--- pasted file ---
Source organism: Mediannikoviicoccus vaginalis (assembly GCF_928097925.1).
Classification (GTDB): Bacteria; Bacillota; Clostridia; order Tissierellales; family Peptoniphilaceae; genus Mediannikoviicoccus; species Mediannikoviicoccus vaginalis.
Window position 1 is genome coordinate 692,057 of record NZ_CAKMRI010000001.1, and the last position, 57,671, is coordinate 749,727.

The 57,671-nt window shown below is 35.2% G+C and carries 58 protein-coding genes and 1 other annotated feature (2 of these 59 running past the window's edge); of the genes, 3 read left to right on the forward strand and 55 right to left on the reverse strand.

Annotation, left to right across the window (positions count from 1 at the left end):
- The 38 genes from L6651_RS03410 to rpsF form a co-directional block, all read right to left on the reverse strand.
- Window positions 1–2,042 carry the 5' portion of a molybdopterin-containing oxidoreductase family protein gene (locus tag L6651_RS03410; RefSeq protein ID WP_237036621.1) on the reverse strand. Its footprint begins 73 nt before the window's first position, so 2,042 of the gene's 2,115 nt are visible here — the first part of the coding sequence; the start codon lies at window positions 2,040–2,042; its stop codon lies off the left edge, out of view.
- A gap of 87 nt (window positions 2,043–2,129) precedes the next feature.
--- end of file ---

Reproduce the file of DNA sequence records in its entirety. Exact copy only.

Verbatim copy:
Source organism: Mediannikoviicoccus vaginalis (assembly GCF_928097925.1).
Classification (GTDB): Bacteria; Bacillota; Clostridia; order Tissierellales; family Peptoniphilaceae; genus Mediannikoviicoccus; species Mediannikoviicoccus vaginalis.
Window position 1 is genome coordinate 692,057 of record NZ_CAKMRI010000001.1, and the last position, 57,671, is coordinate 749,727.

The 57,671-nt window shown below is 35.2% G+C and carries 58 protein-coding genes and 1 other annotated feature (2 of these 59 running past the window's edge); of the genes, 3 read left to right on the forward strand and 55 right to left on the reverse strand.

Annotation, left to right across the window (positions count from 1 at the left end):
- The 38 genes from L6651_RS03410 to rpsF form a co-directional block, all read right to left on the reverse strand.
- Window positions 1–2,042 carry the 5' portion of a molybdopterin-containing oxidoreductase family protein gene (locus tag L6651_RS03410; RefSeq protein ID WP_237036621.1) on the reverse strand. Its footprint begins 73 nt before the window's first position, so 2,042 of the gene's 2,115 nt are visible here — the first part of the coding sequence; the start codon lies at window positions 2,040–2,042; its stop codon lies off the left edge, out of view.
- A gap of 87 nt (window positions 2,043–2,129) precedes the next feature.